Ah, the joys of office politics.  They may not make it onto the front pages of newspapers but they often have a much bigger impact on our lives than actual politics.  In the immediate sense, obviously.  Anyone who’s worked in an office has tales to tell about awkward (romantic) moments with colleagues, stolen staplers and bosses from hell.

If, however, you have had a less than smooth career path and therefore had to do a lot of temping of an administrative nature, then you will understand that certain aspects of office life are replicated wherever you work.  This kind of theme is played upon in art and media all the time, from the divisive comedy of Ricky Gervais’s The Office to the outstanding Then We Came To The End by Joshua Ferris.  And the success of the office genre just goes to show how recognisable the stereotypical workplace situation is.

 

The routines, photocopiers, and even the types of people are part reassuring, part mind-numbing in their predictability.  Having said that, every office has its own quirks and perks.  Often bathrooms are in bizarre locations, and it’s best to suss this out early on, for obvious reasons.  Another thing to establish is the whereabouts of the kitchen facilities and also what the rules are when it comes to food and crockery.  If there is a plate of chocolate biscuits, it’s a good idea to refrain from helping yourself before finding out that they’re definitely not for the client meeting in room 402.  But equally important is to work out the ownership of mugs.  What may look like a nondescript white mug to you may well be the prized possession of Barry from accounting.

 

Possessive natures are commonplace in the office, something especially noticeable if you’re temping – or a frequent relocator, as I like to call it.  And as the flipside to that coin, other people’s stuff is always so deliciously tempting.  It’s the same as that inherent curiosity to see the inside of other people’s fridges and bathroom cabinets, the consequences of which can range from the inspirational to the downright alarming.  The office desk is often a place which says much about the owner, whether it’s photographs of facepainted children and heart-shaped post-its (cringe) or an impressive amount of stationery organised with military-like precision, each pencil sharpened to within an inch of its life.

 

When you are a visitor at someone else’s desk, it’s a bit like house sitting.  You have to keep everything turning over, not break the computer etc.  If you’re truly hot desking, then you won’t be at someone else’s desk but at an untouched work station in the corner which is shared between the part-timers and visitors.  It’s quite a misleading term actually.  You’d think that hot desking was an office-wide policy of only hiring attractive people.  Or maybe some Scandinavian initiative, encouraging employers to transform their offices into megasaunas.  And even more weirdly, surely if a desk isn’t being used all the time, it should be called a cold desk because having someone sitting there day-in, day-out, would warm it up?  A better name would probably be the more accurate “spare desk”.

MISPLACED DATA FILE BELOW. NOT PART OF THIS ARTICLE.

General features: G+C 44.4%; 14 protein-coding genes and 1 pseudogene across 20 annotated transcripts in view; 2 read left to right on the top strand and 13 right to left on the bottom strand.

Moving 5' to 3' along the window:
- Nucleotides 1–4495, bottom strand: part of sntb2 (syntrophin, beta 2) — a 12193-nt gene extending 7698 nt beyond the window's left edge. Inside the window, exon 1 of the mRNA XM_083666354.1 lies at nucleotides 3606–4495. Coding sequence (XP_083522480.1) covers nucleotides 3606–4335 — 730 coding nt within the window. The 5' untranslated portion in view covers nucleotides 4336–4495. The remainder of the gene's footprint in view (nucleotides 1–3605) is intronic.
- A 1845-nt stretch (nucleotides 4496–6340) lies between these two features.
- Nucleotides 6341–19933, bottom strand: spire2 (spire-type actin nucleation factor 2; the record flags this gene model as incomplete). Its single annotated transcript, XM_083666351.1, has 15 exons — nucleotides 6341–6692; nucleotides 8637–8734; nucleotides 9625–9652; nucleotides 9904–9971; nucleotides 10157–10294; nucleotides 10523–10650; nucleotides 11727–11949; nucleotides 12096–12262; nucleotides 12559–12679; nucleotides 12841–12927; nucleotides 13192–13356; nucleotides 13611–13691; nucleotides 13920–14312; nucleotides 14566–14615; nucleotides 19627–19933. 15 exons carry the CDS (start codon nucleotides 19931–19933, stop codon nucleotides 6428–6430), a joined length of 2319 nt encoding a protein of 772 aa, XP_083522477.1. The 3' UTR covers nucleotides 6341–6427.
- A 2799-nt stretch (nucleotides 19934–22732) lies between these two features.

Anyway, back to el punto – when you are a visitor at someone else’s desk, you get to use all their stuff, which is fun.  Unless of course they are particularly suspicious and lock everything away in one of those clunky under-the-desk sets of drawers and remove the key.  Very unsportsmanlike behaviour.  If this is the case, then your first port of call simply has to be the stationery cupboard, where you should take one of EVERYTHING (who knows when you might need blue highlighters/500 sheets of graph paper/200 of those green string tag things).  In fact, I would personally recommend doing this on a daily basis anyway, but remember to bring a large bag with you so you can take it out of the building without arousing the receptionists’ suspicion.  And you would be surprised at how well a birthday present of 250 miniature bulldog clips goes down.  Especially if you can get them in different colours.  Variety is the spice of life.

 

One final point about office politics: it’s also good being a temp because you don’t have to join in all the lame office stuff if you don’t want to, but you get to reap the benefits of the fun office stuff.  For example, having to donate money to the whip round for someone’s charity abseiling – it’s OK, because you’re just the temp, you didn’t know, and oh whoops you don’t have any cash with you.  Does Brenda take Visa? No? Oh dear…so sorry…hope it goes well etc.  But on the other hand – oooh cake Friday! Homemade flapjack? Wow! So sorry, I’m just the temp, I didn’t know…are you sure? Well I’ll just take these five then, and a lemon slice…thank you!  Of course, this isn’t the best plan if you’re hoping that one day your temp job will become more permanent, but if it definitely isn’t a career definer…

 

“The office desk is often a place which says much about the owner‭, ‬whether it’s photographs of facepainted children and heart-shaped post-its‭ (‬cringe‭) ‬or an impressive amount of stationery organised with military-like precision‭, ‬each pencil sharpened to within an inch of its life.”